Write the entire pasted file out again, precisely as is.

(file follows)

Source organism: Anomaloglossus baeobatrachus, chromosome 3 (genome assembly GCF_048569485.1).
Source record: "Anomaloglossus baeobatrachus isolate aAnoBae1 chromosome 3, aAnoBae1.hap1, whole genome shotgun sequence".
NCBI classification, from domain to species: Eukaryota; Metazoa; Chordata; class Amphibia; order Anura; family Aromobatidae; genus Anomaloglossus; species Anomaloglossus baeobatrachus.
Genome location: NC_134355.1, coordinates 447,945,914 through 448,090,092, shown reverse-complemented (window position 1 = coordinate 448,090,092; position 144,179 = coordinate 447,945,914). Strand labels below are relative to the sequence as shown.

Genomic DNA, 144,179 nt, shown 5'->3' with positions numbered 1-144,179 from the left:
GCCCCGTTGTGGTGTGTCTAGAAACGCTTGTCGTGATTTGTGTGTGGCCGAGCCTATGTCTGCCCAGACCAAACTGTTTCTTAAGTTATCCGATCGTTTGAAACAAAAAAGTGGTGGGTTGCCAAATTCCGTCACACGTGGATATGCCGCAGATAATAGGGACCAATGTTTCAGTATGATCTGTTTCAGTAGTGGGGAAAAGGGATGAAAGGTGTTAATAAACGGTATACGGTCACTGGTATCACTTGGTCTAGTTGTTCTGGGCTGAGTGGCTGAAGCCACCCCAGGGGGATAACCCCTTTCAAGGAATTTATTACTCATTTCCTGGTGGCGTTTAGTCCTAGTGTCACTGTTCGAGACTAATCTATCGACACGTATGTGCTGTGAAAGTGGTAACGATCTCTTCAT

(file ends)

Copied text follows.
Source organism: Anomaloglossus baeobatrachus, chromosome 3 (genome assembly GCF_048569485.1).
Source record: "Anomaloglossus baeobatrachus isolate aAnoBae1 chromosome 3, aAnoBae1.hap1, whole genome shotgun sequence".
NCBI classification, from domain to species: Eukaryota; Metazoa; Chordata; class Amphibia; order Anura; family Aromobatidae; genus Anomaloglossus; species Anomaloglossus baeobatrachus.
Genome location: NC_134355.1, coordinates 447,945,914 through 448,090,092, shown reverse-complemented (window position 1 = coordinate 448,090,092; position 144,179 = coordinate 447,945,914). Strand labels below are relative to the sequence as shown.

Genomic DNA, 144,179 nt, shown 5'->3' with positions numbered 1-144,179 from the left:
GCCCCGTTGTGGTGTGTCTAGAAACGCTTGTCGTGATTTGTGTGTGGCCGAGCCTATGTCTGCCCAGACCAAACTGTTTCTTAAGTTATCCGATCGTTTGAAACAAAAAAGTGGTGGGTTGCCAAATTCCGTCACACGTGGATATGCCGCAGATAATAGGGACCAATGTTTCAGTATGATCTGTTTCAGTAGTGGGGAAAAGGGATGAAAGGTGTTAATAAACGGTATACGGTCACTGGTATCACTTGGTCTAGTTGTTCTGGGCTGAGTGGCTGAAGCCACCCCAGGGGGATAACCCCTTTCAAGGAATTTATTACTCATTTCCTGGTGGCGTTTAGTCCTAGTGTCACTGTTCGAGACTAATCTATCGACACGTATGTGCTGTGAAAGTGGTAACGATCTCTTCAT